I know I normally don’t do this, but I’m going to put up the prompt so you can have some fun guessing:
“What if you were a movie character? . . . Now write me a post as that character.”
Hope you enjoy; this one’s for my Dad, who should not be surprised in the least by my choice.
January 17th, 1819 –
Clara and I brought the boys to Italy to celebrate the day of our fifteenth wedding anniversary. We came to meet Mary Wollstonecraft Shelley, and to have her sign a copy of Frankenstein for Clara. Frankenstein is one of her favorite novels, and upon meeting Mrs. Shelley she immediately went into the most insightful analysis I have ever heard of Doctor Frankenstein‘s ironic positioning in the novel; although I am positively amazed at how much she still surprises me after fifteen years of marriage, I must sometimes still remind myself that she is in fact a schoolteacher!
We had only just arrived in Vienna when the train’s boiler gave out and would not reignite. Refusing to let anything ruin our plans, I chose to let it sit until we were ready to leave. I realized that it may have been a mistake to do so when I took a closer look at the locomotive‘s engine and ended up tracing the igniter’s failure to over half a dozen different causes in the electrical system; after all this time I’m still working out kinks between the steam and the electrical, and sometimes it seems the two technologies will never integrate without giving me an awful headache at the most inopportune times.
So we have been making the most of being grounded in Vienna – the boys have been helping out at a local dairy farm, at my behest; there was some grumbling at first, but I reminded them that when I met their mother I was shoeing horses and fixing wagons. That did the trick. It turned their hormone-addled minds, as I hypothesized that it would, to the thought of mixing with the farmer’s lovely daughters. Boys will be boys!
Clara has been occupied visiting Mrs. Shelley – who knows her as Emily Von Braun, not to remind Mary of the recent loss of her daughter Clara – and mingling in Italian literary circles, leaving me free to repair the locomotive with Tyson to keep me company, so long as I give him a bone to keep him busy.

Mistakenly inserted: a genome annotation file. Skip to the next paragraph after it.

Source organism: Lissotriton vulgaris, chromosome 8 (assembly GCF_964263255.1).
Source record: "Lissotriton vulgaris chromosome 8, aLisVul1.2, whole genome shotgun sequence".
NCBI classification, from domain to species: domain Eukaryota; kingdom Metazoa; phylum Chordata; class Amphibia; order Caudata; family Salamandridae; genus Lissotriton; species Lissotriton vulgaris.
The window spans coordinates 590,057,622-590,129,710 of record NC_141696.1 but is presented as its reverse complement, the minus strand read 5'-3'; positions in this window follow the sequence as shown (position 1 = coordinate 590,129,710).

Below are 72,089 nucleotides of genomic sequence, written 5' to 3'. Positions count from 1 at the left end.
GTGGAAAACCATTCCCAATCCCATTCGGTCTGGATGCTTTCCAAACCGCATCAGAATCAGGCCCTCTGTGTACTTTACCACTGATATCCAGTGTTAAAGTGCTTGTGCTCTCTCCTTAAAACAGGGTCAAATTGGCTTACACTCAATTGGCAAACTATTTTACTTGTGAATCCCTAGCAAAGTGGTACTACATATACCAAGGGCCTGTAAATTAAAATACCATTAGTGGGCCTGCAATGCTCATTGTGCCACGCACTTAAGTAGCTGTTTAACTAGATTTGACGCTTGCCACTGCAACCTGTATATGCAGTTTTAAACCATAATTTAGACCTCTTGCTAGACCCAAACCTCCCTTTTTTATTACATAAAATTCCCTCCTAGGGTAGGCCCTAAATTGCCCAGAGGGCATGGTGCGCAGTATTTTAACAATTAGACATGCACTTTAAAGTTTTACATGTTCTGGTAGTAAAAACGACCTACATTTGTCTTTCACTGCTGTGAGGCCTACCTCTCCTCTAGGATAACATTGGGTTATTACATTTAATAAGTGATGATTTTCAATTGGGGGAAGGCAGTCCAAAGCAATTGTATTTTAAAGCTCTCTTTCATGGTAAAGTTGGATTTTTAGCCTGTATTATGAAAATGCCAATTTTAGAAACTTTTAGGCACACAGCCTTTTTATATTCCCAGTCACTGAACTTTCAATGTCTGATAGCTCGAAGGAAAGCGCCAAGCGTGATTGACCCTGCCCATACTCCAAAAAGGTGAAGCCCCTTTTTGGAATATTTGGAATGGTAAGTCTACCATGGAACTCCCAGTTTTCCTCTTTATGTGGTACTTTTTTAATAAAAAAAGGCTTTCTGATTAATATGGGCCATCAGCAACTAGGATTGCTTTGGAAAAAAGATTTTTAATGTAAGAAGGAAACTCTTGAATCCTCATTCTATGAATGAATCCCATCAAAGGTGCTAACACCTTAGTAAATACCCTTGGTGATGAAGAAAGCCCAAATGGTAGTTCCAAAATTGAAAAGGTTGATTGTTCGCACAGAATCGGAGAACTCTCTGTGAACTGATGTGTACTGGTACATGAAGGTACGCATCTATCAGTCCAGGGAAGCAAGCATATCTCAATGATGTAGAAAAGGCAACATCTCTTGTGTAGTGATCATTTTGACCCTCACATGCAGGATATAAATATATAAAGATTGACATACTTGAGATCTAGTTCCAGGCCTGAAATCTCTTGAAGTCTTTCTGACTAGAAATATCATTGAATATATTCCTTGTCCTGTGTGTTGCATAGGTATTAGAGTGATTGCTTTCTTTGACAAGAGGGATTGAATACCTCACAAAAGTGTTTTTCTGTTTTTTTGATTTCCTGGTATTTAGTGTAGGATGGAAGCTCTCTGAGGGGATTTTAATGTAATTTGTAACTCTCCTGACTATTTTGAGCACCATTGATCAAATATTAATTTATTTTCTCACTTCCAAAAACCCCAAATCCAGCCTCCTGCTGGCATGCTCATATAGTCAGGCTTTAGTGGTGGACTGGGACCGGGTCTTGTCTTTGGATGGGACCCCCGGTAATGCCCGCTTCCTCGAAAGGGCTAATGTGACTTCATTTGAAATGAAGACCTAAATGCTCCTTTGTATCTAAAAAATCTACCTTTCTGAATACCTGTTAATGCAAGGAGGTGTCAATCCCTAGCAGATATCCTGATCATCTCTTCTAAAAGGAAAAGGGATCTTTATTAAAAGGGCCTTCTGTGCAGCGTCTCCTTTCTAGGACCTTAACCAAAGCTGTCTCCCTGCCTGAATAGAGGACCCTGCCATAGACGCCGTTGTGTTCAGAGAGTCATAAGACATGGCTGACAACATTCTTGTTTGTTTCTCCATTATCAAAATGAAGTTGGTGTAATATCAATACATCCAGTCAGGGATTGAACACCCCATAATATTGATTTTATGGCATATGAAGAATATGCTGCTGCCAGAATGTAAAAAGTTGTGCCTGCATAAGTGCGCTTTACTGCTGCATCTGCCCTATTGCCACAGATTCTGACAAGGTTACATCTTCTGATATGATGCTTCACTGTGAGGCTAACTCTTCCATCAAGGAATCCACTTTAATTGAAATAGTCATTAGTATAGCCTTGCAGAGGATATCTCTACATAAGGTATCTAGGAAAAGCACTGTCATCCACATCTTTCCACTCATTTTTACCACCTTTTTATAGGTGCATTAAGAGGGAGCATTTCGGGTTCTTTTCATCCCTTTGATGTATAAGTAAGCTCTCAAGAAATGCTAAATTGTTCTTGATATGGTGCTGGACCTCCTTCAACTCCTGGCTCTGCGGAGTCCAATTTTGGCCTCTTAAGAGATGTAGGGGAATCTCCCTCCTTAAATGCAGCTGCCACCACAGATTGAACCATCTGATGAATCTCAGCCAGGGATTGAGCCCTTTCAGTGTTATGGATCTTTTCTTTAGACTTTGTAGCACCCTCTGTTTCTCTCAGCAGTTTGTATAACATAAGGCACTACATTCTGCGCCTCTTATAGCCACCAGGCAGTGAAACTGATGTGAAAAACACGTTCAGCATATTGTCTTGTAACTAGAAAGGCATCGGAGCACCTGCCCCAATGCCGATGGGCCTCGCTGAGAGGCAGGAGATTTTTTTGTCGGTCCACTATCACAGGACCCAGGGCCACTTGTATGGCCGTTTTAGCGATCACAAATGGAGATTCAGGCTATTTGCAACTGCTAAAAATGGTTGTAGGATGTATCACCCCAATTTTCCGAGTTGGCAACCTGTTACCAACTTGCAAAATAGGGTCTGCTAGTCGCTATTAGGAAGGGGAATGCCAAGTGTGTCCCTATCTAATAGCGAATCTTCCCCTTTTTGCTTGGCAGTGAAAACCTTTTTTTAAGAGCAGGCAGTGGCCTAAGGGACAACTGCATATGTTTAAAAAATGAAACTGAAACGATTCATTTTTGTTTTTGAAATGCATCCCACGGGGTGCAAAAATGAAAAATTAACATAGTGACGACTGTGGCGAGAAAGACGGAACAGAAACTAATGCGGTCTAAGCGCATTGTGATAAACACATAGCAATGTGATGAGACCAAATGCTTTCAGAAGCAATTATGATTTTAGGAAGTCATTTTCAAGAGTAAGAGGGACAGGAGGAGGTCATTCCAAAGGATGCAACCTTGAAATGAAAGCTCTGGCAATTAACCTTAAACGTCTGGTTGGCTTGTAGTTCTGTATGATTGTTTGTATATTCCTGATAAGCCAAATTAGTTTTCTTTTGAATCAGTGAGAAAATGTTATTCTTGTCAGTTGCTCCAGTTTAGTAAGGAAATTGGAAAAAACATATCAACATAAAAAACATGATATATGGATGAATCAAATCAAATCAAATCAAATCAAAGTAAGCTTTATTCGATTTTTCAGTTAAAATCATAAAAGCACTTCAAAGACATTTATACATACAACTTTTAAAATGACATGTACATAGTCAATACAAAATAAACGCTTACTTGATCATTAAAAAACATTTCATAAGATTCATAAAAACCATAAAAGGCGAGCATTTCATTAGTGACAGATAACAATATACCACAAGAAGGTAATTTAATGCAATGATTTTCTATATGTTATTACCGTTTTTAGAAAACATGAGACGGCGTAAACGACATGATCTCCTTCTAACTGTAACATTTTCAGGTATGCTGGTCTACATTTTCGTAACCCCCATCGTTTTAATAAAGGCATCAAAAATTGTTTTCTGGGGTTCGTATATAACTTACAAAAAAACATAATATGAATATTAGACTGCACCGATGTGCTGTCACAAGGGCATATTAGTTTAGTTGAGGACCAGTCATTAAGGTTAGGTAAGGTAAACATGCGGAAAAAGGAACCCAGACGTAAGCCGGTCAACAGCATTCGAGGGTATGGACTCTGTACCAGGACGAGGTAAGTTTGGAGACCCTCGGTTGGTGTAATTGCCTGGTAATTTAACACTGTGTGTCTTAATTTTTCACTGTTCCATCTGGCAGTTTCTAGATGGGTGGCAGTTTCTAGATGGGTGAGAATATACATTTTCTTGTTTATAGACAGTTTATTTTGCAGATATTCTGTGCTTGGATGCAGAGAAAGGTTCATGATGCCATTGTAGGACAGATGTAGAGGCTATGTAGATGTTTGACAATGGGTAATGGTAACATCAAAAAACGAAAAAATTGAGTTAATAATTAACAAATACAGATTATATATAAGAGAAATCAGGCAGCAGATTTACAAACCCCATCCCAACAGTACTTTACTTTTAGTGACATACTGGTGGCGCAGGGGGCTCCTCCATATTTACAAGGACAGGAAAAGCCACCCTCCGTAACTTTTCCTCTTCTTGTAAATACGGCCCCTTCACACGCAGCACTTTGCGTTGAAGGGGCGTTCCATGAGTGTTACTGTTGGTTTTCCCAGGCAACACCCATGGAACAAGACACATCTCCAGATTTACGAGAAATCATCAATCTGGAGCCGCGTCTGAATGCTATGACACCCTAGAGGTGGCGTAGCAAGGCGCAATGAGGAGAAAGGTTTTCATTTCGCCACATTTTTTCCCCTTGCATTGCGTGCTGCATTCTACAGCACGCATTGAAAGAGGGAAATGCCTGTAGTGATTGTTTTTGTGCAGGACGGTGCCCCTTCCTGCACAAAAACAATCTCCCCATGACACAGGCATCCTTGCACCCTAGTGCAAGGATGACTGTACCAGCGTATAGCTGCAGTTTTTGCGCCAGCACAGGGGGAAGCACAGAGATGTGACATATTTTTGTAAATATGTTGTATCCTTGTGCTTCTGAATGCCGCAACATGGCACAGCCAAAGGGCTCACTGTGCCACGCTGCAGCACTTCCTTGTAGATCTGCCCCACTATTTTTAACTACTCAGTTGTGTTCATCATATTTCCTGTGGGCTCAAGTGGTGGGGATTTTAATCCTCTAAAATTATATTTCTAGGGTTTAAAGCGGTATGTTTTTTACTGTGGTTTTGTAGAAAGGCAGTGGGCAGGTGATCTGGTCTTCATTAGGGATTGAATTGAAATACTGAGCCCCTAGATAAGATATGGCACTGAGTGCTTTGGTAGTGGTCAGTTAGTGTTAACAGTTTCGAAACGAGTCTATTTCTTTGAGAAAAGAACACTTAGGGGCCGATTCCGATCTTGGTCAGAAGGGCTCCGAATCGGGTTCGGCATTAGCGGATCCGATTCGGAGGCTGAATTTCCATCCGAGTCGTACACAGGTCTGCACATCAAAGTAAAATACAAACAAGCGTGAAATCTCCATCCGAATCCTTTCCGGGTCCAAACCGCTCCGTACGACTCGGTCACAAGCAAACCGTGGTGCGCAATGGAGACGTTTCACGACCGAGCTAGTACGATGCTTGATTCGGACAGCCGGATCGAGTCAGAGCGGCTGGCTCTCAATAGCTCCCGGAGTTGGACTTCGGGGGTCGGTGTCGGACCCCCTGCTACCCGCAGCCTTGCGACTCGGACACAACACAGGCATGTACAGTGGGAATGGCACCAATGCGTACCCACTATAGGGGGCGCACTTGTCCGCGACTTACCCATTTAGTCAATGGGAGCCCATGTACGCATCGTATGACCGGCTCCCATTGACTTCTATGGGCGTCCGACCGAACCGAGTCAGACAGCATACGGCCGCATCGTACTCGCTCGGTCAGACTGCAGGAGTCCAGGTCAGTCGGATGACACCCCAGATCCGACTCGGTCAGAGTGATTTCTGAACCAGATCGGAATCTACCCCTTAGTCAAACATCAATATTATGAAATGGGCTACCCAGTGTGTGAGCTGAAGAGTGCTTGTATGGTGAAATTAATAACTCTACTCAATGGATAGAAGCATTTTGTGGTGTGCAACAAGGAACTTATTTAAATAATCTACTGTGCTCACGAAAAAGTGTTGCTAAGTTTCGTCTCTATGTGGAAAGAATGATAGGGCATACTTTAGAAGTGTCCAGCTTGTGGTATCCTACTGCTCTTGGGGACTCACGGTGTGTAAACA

He sighed, closing the journal and setting the pen, a classy Arrow ballpoint engraved with his name and gifted to him by an old friend, in the groove along the book’s spine. He steepled his fingers, then rubbed his temples. . . there had to be a way to repair the final malfunctioning module in the train’s stabilization systems. There had to be something.
And there was. He had a revelation – a picture in his head – of what the repair would look like. Taking the lantern, he hurried across the old rented barn to the locomotive. He bounded up the steps to the interior, still pretty spry despite his nearly ninety years – thanks to the miracles of medical science. They hadn’t planned to spend more than a day here, so they hadn’t hitched on the luggage car; but if he was right, he would find precisely what he needed in the boys’ backpacks.
A few hours later he had a workaround in place, and all of the systems were operational. The boiler was igniting. The only thing left would be to fire up the engine and take it for a spin, but he only wanted to risk a single trip – destination: a well-equipped repair facility. His laboratory, preferably. There was a significant probability that the 1.21 gigawatt surge of electricity required to make the trip would burn out every one of the vacuum tubes he’d harvested from the boys’ homemade two-way video communication devices; that was unfortunate indeed.
But the flux capacitor would eat that up.
This post was prompted by this week’s What If? Writing Challenge. What if you gave it a go?